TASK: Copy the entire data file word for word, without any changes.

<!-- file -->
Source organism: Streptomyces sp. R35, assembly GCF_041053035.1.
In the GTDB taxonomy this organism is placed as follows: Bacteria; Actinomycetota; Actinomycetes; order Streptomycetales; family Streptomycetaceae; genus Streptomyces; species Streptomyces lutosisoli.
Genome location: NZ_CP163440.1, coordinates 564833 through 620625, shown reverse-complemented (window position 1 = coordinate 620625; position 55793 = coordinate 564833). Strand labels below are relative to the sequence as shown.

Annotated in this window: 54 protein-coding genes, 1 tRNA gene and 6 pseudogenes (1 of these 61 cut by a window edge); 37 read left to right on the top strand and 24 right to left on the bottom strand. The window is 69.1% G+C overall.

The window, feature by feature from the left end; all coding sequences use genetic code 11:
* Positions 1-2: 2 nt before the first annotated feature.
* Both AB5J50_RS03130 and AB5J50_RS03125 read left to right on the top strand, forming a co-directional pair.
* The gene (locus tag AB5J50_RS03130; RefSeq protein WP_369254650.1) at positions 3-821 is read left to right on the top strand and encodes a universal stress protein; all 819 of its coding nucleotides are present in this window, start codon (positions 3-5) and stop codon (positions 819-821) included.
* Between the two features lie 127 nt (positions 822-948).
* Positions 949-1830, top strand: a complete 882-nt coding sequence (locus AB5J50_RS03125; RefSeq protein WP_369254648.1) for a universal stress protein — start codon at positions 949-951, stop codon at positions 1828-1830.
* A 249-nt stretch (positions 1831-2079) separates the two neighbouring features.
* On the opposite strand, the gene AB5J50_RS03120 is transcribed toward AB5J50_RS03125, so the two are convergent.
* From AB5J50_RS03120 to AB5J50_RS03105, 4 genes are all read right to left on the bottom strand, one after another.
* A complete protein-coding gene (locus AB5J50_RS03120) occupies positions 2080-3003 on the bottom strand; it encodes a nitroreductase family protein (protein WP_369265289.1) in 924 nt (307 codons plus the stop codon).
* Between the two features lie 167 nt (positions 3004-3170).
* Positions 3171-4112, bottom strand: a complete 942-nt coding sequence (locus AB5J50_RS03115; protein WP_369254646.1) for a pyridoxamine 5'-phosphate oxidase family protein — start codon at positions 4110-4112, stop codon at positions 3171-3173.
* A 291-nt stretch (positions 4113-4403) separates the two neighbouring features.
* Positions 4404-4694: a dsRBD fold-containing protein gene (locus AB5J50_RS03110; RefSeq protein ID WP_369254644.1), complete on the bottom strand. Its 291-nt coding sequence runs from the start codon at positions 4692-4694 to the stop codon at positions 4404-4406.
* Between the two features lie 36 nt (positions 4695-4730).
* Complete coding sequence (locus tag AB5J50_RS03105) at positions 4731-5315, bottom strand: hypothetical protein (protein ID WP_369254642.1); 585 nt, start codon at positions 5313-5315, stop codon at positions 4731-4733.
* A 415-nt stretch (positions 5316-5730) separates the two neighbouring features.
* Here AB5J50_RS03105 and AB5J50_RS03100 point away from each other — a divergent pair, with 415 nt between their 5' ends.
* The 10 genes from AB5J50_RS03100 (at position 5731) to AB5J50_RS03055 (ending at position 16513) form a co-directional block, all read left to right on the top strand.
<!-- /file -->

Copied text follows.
Source organism: Streptomyces sp. R35, assembly GCF_041053035.1.
In the GTDB taxonomy this organism is placed as follows: Bacteria; Actinomycetota; Actinomycetes; order Streptomycetales; family Streptomycetaceae; genus Streptomyces; species Streptomyces lutosisoli.
Genome location: NZ_CP163440.1, coordinates 564833 through 620625, shown reverse-complemented (window position 1 = coordinate 620625; position 55793 = coordinate 564833). Strand labels below are relative to the sequence as shown.

Annotated in this window: 54 protein-coding genes, 1 tRNA gene and 6 pseudogenes (1 of these 61 cut by a window edge); 37 read left to right on the top strand and 24 right to left on the bottom strand. The window is 69.1% G+C overall.

The window, feature by feature from the left end; all coding sequences use genetic code 11:
* Positions 1-2: 2 nt before the first annotated feature.
* Both AB5J50_RS03130 and AB5J50_RS03125 read left to right on the top strand, forming a co-directional pair.
* The gene (locus tag AB5J50_RS03130; RefSeq protein WP_369254650.1) at positions 3-821 is read left to right on the top strand and encodes a universal stress protein; all 819 of its coding nucleotides are present in this window, start codon (positions 3-5) and stop codon (positions 819-821) included.
* Between the two features lie 127 nt (positions 822-948).
* Positions 949-1830, top strand: a complete 882-nt coding sequence (locus AB5J50_RS03125; RefSeq protein WP_369254648.1) for a universal stress protein — start codon at positions 949-951, stop codon at positions 1828-1830.
* A 249-nt stretch (positions 1831-2079) separates the two neighbouring features.
* On the opposite strand, the gene AB5J50_RS03120 is transcribed toward AB5J50_RS03125, so the two are convergent.
* From AB5J50_RS03120 to AB5J50_RS03105, 4 genes are all read right to left on the bottom strand, one after another.
* A complete protein-coding gene (locus AB5J50_RS03120) occupies positions 2080-3003 on the bottom strand; it encodes a nitroreductase family protein (protein WP_369265289.1) in 924 nt (307 codons plus the stop codon).
* Between the two features lie 167 nt (positions 3004-3170).
* Positions 3171-4112, bottom strand: a complete 942-nt coding sequence (locus AB5J50_RS03115; protein WP_369254646.1) for a pyridoxamine 5'-phosphate oxidase family protein — start codon at positions 4110-4112, stop codon at positions 3171-3173.
* A 291-nt stretch (positions 4113-4403) separates the two neighbouring features.
* Positions 4404-4694: a dsRBD fold-containing protein gene (locus AB5J50_RS03110; RefSeq protein ID WP_369254644.1), complete on the bottom strand. Its 291-nt coding sequence runs from the start codon at positions 4692-4694 to the stop codon at positions 4404-4406.
* Between the two features lie 36 nt (positions 4695-4730).
* Complete coding sequence (locus tag AB5J50_RS03105) at positions 4731-5315, bottom strand: hypothetical protein (protein ID WP_369254642.1); 585 nt, start codon at positions 5313-5315, stop codon at positions 4731-4733.
* A 415-nt stretch (positions 5316-5730) separates the two neighbouring features.
* Here AB5J50_RS03105 and AB5J50_RS03100 point away from each other — a divergent pair, with 415 nt between their 5' ends.
* The 10 genes from AB5J50_RS03100 (at position 5731) to AB5J50_RS03055 (ending at position 16513) form a co-directional block, all read left to right on the top strand.